My mom threatened to take me to the hospital in the fourth grade if I didn’t stop crying, which further confirmed for me the cosmic bond between my aunt and godmother, who spent most of her life in psych wards, diagnosed with bipolar and schizophrenia. That is, until she ended her life with a turn of the ignition in my grandmother’s garage.
I was sure our souls were somehow connected, and that I would suffer the same fate.
My depression morphed into an eating disorder during my adolescent years. With aspirations of becoming a professional ballerina, I lost so much weight I stopped menstruating. Since I couldn’t control anything going on around me — like my parents’ divorce and the chaos that ensued — I found security in controlling my body and the needle of the scale.
The weight came back on in high school when I discovered beer and screwdrivers. I hid bottles of vodka underneath my bed and was kicked off of my high school drill team for bringing liquor to band camp. Getting drunk was the most effective means of quieting the loud and painful thoughts inside my head; however, I was blacking out all the time, and the list of apologies I owed for obnoxious behavior the next morning was getting rather long.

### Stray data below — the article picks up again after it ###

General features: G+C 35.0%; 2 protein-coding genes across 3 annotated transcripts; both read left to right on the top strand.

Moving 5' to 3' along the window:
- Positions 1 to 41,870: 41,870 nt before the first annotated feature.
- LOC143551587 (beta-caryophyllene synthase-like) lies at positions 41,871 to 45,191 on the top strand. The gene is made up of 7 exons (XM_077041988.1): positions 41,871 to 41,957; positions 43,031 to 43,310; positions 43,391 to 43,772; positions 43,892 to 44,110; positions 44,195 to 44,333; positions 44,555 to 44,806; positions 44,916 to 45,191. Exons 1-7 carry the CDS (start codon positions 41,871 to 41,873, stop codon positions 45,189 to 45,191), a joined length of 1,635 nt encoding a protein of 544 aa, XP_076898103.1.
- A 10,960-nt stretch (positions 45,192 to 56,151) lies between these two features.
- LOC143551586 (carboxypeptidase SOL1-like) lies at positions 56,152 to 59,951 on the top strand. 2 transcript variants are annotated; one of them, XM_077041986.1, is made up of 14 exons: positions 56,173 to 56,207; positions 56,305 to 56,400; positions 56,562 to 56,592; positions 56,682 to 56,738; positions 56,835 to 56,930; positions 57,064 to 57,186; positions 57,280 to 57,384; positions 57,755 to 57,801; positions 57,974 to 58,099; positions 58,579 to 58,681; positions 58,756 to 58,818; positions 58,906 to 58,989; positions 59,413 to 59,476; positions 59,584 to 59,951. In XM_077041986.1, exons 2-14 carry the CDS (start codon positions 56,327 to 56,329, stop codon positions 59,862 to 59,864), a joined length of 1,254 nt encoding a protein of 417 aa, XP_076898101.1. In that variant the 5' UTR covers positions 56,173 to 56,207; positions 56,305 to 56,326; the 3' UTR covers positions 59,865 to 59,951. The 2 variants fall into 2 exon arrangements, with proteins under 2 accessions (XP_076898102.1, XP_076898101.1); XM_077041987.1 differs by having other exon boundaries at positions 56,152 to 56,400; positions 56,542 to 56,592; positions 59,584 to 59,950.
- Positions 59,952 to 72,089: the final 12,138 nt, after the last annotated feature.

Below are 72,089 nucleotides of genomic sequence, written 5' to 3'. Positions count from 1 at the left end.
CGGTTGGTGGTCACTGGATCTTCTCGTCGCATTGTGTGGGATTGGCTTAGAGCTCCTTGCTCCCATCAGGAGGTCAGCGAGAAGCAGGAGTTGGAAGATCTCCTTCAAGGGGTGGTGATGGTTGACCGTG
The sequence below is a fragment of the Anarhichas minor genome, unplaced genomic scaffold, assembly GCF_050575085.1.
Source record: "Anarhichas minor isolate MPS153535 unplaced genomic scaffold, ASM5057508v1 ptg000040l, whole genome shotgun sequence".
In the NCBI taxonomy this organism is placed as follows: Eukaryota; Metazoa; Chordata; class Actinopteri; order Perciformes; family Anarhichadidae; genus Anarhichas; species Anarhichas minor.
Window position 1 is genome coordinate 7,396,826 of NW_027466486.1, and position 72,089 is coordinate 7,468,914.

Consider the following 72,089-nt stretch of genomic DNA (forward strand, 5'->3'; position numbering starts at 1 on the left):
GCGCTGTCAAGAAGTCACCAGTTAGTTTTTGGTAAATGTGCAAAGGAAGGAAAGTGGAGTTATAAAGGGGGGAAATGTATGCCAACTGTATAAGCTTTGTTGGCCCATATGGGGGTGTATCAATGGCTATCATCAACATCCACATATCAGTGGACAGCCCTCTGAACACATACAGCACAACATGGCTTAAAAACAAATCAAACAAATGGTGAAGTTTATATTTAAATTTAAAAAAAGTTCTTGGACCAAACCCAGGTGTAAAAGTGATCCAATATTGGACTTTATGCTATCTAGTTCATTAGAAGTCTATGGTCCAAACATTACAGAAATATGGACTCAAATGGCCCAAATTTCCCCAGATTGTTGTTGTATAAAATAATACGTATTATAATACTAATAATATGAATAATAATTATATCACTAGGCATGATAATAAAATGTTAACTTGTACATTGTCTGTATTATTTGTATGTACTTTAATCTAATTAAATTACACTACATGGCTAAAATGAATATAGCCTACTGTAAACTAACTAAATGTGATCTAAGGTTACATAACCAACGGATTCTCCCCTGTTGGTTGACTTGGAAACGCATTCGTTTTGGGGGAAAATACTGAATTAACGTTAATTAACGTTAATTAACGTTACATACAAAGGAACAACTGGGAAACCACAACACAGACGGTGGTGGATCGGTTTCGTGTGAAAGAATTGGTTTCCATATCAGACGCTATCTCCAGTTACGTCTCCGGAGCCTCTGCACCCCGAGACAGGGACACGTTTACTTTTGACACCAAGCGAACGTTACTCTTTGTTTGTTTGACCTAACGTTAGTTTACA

Two months before high school graduation, I got sober, and shortly after that, landed at Saint Mary’s College in Notre Dame, Indiana. There, under the care of a skilled and empathetic therapist, I began my recovery from depression. After fighting her for 18 months on taking an antidepressant, I finally tried one, which made me suicidal. I tried another, and I discovered how most people feel the majority of the time.
For the first time in my life, I wasn’t coping.
I was living.
Although my mood continued to be volatile at times — this is me we’re talking about — I experienced a relative stability between the time I graduated from college and the birth of my second child, Katherine. Meeting my husband and sharing a life with someone who accepted me just as I am proved to be a powerful antidepressant. Our love and commitment grounded me like no other relationship in my past had.